Sunday, November 22, 2009

The Magicians by Lev Grossman

Put Harry Potter, Beverly Hills 90210, Bright Lights Big City, and Narnia in a blender, and you've got The Magicians by Lev Grossman.

I was really knocked out by the first two-thirds of the Magicians, where it takes on the subject of the Potter books--a coming of age story where a young man learns the mystic arts.  Quentin (the young protagonist) and his friends aren't as squeaky clean as the Potter crew.  They swear, smoke, crush on their instructors, drink cocktails and have sex, which gives you the feeling that this is happening right now over in Brakebills (the academy for the mystically gifted).  Grossman puts Quentin and his friends through five years of school by the time the novel is halfway over, and this compressed pace is a welcome relief from the Potter series.  The magic that is taught and wielded by the students is also quite different, as Quentin performs feats that Doctor Strange would envy during his final year.

the-magicians-by-lev-grossman Quentin hooks up with a clique of friends that he hangs around with post-graduation: Alice, Janet, Eliot, and Josh.  In addition there's Penny, a freakish loner who Quentin surpassed during the first year.  What do young people do after they graduate and become full flung Magicians?  It turns out when you can do anything and don't have to work, things can fall apart quickly, and that's where the Bright Lights Big City phase comes in. 

I reveled in Quentin's decadence, but after that section, the book hit a speed bump.  I wanted the rest of the novel to be that magical soap opera story set in the modern world.  Instead, Quentin makes a horrific mistake and drags his friends into Fillory, a magical world that resembles Narnia to a certain degree.  I wasn't that interested in Fillory, but I was never into Narnia either.  Grossman weaves the back-story of Fillory (there's a series of Fillory novels that Quentin has reread numerous times) throughout the Magicians, so you're prepared on the mythology before the gang arrives.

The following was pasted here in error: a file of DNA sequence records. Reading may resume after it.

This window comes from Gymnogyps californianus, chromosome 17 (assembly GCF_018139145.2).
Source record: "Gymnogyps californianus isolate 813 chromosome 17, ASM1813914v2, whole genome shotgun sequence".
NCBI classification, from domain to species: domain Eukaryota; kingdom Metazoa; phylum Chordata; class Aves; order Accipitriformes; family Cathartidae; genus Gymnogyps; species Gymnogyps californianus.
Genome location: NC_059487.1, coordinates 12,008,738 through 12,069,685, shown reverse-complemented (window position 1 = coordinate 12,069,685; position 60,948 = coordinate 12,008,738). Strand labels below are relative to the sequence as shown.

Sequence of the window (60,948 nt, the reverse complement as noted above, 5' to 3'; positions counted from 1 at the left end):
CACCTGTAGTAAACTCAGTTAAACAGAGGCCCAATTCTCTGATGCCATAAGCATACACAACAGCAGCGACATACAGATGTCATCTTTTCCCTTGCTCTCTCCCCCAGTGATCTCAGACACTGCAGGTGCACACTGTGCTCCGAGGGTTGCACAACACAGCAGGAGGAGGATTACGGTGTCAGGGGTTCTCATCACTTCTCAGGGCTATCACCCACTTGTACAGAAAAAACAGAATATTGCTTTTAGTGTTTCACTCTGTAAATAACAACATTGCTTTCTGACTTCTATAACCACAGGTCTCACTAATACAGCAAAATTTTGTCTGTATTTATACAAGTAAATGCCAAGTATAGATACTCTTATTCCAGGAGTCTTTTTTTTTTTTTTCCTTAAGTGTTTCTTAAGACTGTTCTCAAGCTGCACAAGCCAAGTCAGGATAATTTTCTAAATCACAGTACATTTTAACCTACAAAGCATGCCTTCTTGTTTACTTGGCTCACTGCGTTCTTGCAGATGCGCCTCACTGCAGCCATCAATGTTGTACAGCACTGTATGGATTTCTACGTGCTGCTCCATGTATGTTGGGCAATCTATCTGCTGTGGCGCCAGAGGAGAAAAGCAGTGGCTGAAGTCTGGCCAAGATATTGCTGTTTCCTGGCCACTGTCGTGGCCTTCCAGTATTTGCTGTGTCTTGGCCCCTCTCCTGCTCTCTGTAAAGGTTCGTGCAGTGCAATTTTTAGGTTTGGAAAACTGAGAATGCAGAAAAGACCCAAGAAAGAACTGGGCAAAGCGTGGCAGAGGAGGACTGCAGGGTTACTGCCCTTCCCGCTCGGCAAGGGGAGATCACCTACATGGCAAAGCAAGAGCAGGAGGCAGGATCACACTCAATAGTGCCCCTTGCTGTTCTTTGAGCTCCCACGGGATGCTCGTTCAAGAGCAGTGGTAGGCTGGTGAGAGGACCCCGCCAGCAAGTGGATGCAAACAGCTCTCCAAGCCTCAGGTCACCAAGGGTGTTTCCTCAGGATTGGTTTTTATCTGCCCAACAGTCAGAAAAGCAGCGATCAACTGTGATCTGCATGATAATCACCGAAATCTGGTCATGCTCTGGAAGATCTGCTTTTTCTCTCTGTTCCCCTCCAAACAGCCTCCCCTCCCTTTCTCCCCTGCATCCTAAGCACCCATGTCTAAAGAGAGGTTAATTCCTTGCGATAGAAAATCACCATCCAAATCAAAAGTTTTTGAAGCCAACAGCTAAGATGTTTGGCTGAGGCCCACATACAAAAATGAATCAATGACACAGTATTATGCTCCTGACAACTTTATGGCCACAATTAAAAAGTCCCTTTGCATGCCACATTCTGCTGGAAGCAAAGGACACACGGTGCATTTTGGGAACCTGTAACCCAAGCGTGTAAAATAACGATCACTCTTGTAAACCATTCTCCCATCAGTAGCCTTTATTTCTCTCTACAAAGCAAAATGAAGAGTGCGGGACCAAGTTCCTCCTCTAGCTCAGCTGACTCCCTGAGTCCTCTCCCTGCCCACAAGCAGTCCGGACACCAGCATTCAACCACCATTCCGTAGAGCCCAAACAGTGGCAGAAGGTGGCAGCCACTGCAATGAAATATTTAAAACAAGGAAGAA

One frustrating thing about the Fillory section is the inconsistent use of magic.  Quentin seems enormously powerful by the time he graduates from Brakebills.  In Fillory, he can barely summon a spell to save his life.  It can be explained away by the fact that magic in Fillory works differently, and Quentin had other problems since graduation.  It's still frustrating--especially when another character's power levels suddenly spike in order to save the day.

I still recommend reading the book, it's a lot of fun, a complete story all tied together, but Grossman leaves plenty of room for a sequel.  Which I would probably read as soon as it was published!  The most interesting element of the Fillory section is an inter-dimensional gateway plane that opens up portals to many different worlds.  I'd love to see Quentin travel to another world that doesn't resemble a famous fantasy series.

Here are some links to a three part interview that Lev Grossman did with Zack Smith from Newsarama, where he discusses a lot of scenes that were edited out of the book, and talks about comics as well.  Nuff said!

Newsarama The Magic of Lev Grossman, Part One, Part Two, Part Three.

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